Urubamba River

While we were rafting, our guide Jose pointed out the Sky Lodges hanging on the side of the mountain. I think he said something about being able to zip line down instead of hiking, but I think it would be cooler if there was a water slide that ended in the river. There were a lot of kids playing along the banks of the river, and we waved to all of them. All of the kids are really cute here.

My group got to swim in the river at the end of the trip, and the water was surprisingly refreshing. I got some in my mouth, but I think I’ll be okay. I spoke to Caroline Dent about her thoughts on the rafting trip:

“I would’ve liked to flip but I was way too focused to be scared. I liked that it was exercise and you needed to rely on your own body to survive. The water was really refreshing, [It] felt a lot purer than in the States. I was a little disappointed in myself [because] I was pretty out of breath, but I’ll chalk that one up to the sorroche (altitude sickness). I drank a little too much of the water, which I would not recommend.”

After rafting, we had lunch at the prettiest restaurant I’ve ever been to. It was right on the river, and there was a great view of the mountains surrounding us. There was a beautiful garden, and two alpacas just eating grass and chilling. I ate about 10 of these small donut-like desserts and laid down in the grass, so I’m feeling pretty good.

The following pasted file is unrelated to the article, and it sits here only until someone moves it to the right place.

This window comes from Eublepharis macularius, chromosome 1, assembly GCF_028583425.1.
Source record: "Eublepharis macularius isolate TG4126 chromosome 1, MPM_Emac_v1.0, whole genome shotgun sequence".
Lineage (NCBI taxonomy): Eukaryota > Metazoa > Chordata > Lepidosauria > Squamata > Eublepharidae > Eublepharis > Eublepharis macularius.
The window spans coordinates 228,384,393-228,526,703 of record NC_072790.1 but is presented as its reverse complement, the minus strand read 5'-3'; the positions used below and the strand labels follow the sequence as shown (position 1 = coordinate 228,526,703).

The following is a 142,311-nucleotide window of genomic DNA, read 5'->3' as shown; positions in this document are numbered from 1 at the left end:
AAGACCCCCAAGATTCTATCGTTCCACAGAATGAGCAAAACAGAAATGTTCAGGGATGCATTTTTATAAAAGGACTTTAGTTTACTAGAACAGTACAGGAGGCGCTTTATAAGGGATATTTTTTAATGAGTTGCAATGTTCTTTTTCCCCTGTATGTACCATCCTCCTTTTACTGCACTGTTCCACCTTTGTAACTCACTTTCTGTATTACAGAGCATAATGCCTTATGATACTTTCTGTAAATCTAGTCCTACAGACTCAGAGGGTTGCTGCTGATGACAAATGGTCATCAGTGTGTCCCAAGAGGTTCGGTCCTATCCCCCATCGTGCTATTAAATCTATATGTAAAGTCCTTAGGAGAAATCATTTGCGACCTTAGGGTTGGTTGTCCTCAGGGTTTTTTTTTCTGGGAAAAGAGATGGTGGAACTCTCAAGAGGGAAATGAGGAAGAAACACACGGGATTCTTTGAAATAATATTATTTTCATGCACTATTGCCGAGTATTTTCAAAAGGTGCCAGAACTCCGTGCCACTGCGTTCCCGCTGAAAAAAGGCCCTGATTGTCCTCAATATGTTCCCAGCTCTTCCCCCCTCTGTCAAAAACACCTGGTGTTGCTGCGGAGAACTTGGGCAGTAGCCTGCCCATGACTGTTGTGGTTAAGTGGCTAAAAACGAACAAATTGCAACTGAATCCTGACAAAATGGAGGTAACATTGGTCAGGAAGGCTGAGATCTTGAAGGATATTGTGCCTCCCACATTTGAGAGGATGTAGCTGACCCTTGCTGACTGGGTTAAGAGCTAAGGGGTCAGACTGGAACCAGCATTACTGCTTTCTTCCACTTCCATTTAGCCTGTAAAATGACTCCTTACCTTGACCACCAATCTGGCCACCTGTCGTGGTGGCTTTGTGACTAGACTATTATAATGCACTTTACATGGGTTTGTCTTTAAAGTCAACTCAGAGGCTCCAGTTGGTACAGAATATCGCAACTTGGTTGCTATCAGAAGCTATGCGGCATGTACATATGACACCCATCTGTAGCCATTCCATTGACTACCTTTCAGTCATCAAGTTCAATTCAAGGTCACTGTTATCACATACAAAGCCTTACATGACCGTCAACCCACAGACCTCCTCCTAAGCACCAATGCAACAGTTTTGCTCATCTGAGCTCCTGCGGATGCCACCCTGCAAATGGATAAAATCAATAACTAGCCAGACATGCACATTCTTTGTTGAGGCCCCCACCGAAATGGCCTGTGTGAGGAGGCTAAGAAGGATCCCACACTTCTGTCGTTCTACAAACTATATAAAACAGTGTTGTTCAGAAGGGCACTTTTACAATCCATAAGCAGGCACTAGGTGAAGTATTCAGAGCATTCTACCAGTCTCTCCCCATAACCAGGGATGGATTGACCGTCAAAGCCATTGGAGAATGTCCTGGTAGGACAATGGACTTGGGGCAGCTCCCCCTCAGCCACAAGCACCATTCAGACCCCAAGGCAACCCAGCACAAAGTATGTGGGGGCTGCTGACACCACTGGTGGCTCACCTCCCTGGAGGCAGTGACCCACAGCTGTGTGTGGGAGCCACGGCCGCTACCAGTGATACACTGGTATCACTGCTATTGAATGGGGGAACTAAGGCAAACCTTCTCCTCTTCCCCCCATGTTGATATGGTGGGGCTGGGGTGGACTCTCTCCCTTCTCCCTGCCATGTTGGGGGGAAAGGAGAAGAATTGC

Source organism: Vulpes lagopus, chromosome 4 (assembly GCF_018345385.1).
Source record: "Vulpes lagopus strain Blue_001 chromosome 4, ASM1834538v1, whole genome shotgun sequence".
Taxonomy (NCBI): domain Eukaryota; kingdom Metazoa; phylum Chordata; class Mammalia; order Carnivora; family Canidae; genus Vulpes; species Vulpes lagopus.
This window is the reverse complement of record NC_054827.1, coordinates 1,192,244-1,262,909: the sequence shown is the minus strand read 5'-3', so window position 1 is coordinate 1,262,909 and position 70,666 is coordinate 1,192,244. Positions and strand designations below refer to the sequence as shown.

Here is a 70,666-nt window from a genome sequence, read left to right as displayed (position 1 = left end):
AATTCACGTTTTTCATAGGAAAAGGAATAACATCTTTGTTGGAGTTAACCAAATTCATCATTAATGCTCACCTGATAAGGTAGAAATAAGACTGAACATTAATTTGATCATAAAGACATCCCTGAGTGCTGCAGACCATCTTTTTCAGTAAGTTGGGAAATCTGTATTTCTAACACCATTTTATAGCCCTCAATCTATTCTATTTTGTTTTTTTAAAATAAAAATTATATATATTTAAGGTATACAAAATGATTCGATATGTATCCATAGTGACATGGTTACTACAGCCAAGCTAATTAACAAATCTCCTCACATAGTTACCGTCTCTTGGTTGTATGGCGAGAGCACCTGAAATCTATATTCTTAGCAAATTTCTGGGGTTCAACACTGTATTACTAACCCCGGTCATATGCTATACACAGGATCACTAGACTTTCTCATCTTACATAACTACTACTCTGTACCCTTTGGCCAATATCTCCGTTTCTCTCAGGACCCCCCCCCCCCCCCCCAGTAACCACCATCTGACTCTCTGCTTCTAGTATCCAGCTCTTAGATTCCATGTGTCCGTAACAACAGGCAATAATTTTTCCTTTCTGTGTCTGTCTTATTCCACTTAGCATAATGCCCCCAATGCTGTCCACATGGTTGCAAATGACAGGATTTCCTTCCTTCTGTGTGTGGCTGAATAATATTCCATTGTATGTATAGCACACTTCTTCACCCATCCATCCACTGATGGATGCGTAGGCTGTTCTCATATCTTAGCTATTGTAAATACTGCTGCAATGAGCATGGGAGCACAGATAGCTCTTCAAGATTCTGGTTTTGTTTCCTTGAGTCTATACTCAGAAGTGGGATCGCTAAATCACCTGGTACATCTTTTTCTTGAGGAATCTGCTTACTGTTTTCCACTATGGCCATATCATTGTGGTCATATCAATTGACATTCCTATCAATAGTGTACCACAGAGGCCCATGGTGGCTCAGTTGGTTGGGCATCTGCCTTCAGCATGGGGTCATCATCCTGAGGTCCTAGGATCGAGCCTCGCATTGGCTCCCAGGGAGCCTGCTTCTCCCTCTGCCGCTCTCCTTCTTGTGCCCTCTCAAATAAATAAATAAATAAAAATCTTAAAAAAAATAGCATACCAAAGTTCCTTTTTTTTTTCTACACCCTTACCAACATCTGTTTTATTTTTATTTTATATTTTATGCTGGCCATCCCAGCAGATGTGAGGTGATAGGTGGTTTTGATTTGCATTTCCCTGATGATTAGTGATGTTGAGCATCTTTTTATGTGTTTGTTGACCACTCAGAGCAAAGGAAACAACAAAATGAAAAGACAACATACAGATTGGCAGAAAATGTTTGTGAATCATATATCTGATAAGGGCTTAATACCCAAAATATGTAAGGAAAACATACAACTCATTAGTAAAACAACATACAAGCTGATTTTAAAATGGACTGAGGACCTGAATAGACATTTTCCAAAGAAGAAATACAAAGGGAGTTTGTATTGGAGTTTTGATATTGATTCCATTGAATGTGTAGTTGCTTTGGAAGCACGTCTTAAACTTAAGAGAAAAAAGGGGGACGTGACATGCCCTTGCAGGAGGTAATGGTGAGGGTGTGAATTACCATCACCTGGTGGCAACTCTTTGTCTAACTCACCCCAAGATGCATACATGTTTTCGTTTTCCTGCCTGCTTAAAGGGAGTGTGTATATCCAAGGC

On the way to the weaving cooperative, we noticed that many buildings have mysterious symbols painted on the sides. Connor and Broderick think that they belong to political parties. We’ve seen a lot that belong to a party that we’ve decided to call “Shovel Man.”

Erica Luo
Shovel Man advertisements.

Cat count: 4 (finally saw some cats!)

Dog count: 388

Day 4


Ada bought us some chuta today while we were driving to the market in Pisac. Chuta is a type of bread, and its name means “to pull” because you’re not supposed to cut it into pieces. We got it in a town called Oropeza, which is supposedly the bread capital. They host a bread festival every year in October, which I plan on attending, one way or another.